The most important misunderstanding seems to me to lie in a confusion between the human necessities which I consider part of human nature, and the human necessities as they appear as drives, needs, passions, etc., in any given historical period. This division is not very different from Marx’s concept of "human nature in general", to be distinguished from "human nature as modified in each historical period". The same distinction exists in Marx when he distinguishes between "constant" or "fixed" drives and "relative" drives. The constant drives "exist under all circumstances and ... can be changed by social conditions only as far as form and direction are concerned". The relative drives "owe their origin only to a certain type of social organization".

I believe in the possible realization of a world in which man can be much, even if he has little; a world in which the dominant motivation of existence is not consumption; a world in which "man" is the end, first and last; a world in which man can find the way of giving a purpose to his life as well as the strength to live free and without illusions.

I believe that one can and must hope for a sane society that furthers man’s capacity to love his fellow men, to work and create, to develop his reason and his objectivity of a sense of himself that is based on the experience of his productive energy. I believe that one can and must hope for the collective regaining of a mental health that is characterized by the capacity to love and to create..

I believe that if an individual is not on the path to transcending his society and seeing in what way it furthers or impedes the development of human potential, he cannot enter into intimate contact with his humanity. If the tabus, restrictions, distorted values appear "natural" to him, this is a clear indication that he cannot have a real knowledge of human nature. I believe that society, while having a function both stimulating and inhibiting at the same time, has always been in conflict with humanity. Only when the purpose of society is identified with that of humanity will society cease to paralyze man and encourage his dominance.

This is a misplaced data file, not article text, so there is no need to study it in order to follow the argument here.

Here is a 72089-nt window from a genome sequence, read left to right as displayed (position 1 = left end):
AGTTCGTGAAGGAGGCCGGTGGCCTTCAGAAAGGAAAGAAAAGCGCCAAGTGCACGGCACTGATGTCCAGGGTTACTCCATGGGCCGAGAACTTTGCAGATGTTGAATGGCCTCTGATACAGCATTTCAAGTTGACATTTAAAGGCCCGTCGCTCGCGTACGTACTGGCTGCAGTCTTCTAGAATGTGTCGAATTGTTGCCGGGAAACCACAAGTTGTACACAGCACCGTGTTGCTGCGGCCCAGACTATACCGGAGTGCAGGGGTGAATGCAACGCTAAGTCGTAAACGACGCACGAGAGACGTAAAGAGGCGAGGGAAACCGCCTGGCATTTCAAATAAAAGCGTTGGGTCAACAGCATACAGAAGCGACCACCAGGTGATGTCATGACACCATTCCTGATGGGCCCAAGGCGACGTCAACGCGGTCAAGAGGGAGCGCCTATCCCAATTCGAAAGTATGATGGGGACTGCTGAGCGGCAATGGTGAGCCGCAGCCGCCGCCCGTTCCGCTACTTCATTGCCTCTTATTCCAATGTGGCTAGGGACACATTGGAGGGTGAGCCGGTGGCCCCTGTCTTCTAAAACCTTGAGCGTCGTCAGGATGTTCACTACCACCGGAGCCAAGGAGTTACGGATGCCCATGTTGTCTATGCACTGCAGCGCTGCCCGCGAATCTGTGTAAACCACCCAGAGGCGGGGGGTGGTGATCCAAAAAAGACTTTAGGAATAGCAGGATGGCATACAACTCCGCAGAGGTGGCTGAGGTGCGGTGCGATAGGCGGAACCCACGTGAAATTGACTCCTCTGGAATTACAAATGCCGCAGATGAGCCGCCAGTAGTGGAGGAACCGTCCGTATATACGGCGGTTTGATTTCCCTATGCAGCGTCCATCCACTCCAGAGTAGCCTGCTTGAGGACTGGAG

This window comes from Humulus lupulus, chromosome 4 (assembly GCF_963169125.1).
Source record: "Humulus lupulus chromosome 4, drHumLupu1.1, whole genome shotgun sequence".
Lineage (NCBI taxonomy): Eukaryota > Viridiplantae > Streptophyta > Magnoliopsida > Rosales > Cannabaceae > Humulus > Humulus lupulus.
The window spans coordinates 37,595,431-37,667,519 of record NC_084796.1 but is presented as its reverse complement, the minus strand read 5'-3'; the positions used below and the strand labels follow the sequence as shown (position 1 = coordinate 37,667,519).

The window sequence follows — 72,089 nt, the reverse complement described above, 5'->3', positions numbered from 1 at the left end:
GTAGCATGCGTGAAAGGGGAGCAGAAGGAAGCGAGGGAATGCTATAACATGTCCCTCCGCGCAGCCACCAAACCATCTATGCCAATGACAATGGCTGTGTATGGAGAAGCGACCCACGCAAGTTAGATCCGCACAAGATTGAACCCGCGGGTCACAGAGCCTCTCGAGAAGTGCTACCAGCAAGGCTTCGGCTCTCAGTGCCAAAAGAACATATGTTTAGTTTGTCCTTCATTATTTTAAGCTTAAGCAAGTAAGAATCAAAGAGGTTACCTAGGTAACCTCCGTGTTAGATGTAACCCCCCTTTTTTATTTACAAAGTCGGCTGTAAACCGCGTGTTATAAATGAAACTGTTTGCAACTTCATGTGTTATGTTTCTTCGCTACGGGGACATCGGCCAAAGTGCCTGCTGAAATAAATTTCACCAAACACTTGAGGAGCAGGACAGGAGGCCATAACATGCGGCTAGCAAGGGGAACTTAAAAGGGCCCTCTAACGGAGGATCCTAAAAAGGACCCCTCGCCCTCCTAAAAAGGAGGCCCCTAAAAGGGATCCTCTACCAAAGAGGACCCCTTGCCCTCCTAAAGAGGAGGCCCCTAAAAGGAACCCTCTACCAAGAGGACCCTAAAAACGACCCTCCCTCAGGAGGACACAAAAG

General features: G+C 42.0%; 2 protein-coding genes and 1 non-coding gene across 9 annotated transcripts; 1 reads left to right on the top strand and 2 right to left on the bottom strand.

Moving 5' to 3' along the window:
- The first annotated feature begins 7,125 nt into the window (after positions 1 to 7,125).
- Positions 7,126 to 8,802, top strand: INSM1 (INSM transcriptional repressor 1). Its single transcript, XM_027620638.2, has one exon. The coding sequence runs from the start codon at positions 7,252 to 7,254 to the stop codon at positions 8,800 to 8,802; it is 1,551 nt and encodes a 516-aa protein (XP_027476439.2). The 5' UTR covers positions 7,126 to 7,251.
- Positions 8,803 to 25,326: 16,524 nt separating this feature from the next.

I believe that none can "save" his fellow man by making a choice for him. To help him, he can indicate the possible alternatives, with sincerity and love, without being sentimental and without illusion. The knowledge and awareness of the freeing alternatives can reawaken in an individual all his hidden energies and put him on the path to choosing respect for "life" instead of for "death."

I believe that freedom is not a constant attribute that "we have" or "we don’t have"; perhaps there is only one reality: the act of liberating ourselves in the process of using choices. Every step in life that heightens the maturity of man heightens his ability to choose the freeing alternative. I believe that "freedom of choice" is not always equal for all men at every moment. The man with an exclusively necrophilic orientation; who is narcissistic; or who is symbiotic-incestuous, can only make a regressive choice. The free man, freed from irrational ties, can no longer make a regressive choice.

I believe that the experience of love is the most human and humanizing act that it is given to man to enjoy and that it, like reason, makes no sense if conceived in a partial way.

Author Picture
First Name
Erich
Last Name
Fromm, fully Erich Seligmann Fromm
Birth Date
1900
Death Date
1980
Bio

German Social Psychologist, Psychoanalyst, Humanistic Philosopher, and Democratic Socialist, associated with the Frankfurt School of Critical Theory